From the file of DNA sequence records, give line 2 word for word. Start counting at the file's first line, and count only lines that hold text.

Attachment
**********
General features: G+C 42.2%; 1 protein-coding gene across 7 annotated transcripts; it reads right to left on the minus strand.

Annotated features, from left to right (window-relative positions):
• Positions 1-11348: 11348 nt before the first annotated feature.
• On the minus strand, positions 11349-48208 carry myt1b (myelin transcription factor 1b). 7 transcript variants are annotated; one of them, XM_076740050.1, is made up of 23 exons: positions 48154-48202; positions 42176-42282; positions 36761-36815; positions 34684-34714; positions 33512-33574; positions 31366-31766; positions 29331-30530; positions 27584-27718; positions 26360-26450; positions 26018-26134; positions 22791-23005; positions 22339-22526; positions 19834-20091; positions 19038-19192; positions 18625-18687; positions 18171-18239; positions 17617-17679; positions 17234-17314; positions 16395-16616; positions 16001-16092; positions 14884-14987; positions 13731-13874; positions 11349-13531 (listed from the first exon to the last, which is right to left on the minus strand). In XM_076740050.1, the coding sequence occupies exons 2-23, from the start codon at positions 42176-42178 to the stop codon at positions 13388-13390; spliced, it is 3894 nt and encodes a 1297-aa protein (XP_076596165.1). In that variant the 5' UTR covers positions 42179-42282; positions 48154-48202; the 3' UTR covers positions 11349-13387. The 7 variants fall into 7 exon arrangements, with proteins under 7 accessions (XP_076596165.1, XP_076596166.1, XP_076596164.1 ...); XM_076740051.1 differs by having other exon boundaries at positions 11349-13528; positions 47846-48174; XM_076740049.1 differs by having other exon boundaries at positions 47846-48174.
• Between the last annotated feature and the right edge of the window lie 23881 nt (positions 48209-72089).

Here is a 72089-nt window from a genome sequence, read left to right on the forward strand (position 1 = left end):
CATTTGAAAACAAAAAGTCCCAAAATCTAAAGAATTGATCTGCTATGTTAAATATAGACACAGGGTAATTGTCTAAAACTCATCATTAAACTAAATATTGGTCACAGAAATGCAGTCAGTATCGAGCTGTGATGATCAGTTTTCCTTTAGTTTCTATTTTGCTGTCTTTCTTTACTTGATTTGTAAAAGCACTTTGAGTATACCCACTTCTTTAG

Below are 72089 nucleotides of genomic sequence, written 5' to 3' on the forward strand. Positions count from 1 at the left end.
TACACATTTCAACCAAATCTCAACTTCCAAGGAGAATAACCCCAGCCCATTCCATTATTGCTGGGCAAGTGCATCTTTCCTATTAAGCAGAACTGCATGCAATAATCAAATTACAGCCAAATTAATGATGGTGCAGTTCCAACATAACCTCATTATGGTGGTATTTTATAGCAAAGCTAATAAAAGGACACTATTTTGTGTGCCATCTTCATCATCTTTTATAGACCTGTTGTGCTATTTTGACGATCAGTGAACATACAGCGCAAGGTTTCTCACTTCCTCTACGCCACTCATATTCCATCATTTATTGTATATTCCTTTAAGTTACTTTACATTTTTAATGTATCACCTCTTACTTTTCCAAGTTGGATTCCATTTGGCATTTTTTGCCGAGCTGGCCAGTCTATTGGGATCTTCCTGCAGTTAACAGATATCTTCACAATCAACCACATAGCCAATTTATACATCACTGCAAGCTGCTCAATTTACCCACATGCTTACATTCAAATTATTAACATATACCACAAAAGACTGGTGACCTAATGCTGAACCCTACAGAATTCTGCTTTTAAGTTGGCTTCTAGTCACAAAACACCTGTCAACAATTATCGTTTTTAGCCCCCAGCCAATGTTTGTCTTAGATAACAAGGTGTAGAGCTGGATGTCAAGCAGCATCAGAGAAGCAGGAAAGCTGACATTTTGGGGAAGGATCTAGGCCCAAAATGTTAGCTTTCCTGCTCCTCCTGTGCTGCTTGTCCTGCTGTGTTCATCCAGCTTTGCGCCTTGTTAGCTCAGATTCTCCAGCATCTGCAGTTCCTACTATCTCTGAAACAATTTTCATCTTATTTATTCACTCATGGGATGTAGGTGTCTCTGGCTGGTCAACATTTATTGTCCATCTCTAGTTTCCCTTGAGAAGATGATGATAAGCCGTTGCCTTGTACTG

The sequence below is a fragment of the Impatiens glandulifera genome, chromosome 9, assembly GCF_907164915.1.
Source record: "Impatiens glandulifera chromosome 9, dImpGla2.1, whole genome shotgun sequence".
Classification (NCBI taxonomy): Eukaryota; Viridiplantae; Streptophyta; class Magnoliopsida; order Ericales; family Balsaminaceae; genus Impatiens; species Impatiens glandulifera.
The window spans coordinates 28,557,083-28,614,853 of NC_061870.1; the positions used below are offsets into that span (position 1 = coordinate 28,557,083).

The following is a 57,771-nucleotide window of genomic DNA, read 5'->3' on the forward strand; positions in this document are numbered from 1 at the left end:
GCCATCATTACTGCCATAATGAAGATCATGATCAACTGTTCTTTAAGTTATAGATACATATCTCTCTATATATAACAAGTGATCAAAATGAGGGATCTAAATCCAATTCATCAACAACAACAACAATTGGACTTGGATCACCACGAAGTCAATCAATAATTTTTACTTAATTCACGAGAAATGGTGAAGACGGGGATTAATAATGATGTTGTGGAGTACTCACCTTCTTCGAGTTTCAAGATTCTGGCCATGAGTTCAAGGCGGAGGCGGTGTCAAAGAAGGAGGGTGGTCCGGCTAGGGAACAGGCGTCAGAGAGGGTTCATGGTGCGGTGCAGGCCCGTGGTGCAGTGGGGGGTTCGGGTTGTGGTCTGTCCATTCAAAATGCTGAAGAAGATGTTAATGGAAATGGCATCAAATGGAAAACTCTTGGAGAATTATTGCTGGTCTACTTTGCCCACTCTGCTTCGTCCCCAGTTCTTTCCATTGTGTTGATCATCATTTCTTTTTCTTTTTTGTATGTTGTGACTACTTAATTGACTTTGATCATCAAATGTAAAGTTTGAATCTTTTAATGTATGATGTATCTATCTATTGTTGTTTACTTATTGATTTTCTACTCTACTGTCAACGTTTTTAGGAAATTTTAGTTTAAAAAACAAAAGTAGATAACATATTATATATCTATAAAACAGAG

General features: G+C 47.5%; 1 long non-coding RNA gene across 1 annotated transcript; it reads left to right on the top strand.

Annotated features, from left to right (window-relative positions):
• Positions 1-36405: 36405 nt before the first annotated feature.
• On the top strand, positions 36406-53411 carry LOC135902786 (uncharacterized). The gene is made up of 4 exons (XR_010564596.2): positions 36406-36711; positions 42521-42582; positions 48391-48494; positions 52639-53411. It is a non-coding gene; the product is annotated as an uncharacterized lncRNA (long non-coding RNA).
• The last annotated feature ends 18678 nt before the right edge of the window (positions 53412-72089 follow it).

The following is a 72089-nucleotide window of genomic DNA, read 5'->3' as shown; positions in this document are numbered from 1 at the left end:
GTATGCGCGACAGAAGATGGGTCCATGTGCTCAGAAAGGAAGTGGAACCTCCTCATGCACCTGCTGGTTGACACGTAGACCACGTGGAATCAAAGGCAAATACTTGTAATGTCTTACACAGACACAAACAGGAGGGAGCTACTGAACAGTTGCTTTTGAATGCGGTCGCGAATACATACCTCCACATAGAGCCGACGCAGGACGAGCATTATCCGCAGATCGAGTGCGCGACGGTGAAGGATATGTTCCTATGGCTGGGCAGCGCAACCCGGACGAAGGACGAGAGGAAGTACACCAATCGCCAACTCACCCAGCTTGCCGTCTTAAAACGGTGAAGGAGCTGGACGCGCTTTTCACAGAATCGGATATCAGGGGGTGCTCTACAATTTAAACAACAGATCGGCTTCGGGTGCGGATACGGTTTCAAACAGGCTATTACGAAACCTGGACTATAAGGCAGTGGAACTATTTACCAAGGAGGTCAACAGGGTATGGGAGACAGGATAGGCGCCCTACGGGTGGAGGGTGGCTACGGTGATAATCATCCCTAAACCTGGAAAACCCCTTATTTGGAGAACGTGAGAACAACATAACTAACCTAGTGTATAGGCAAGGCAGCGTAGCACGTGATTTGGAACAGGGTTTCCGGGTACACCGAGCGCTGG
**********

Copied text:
Annotated features, from left to right (window-relative positions):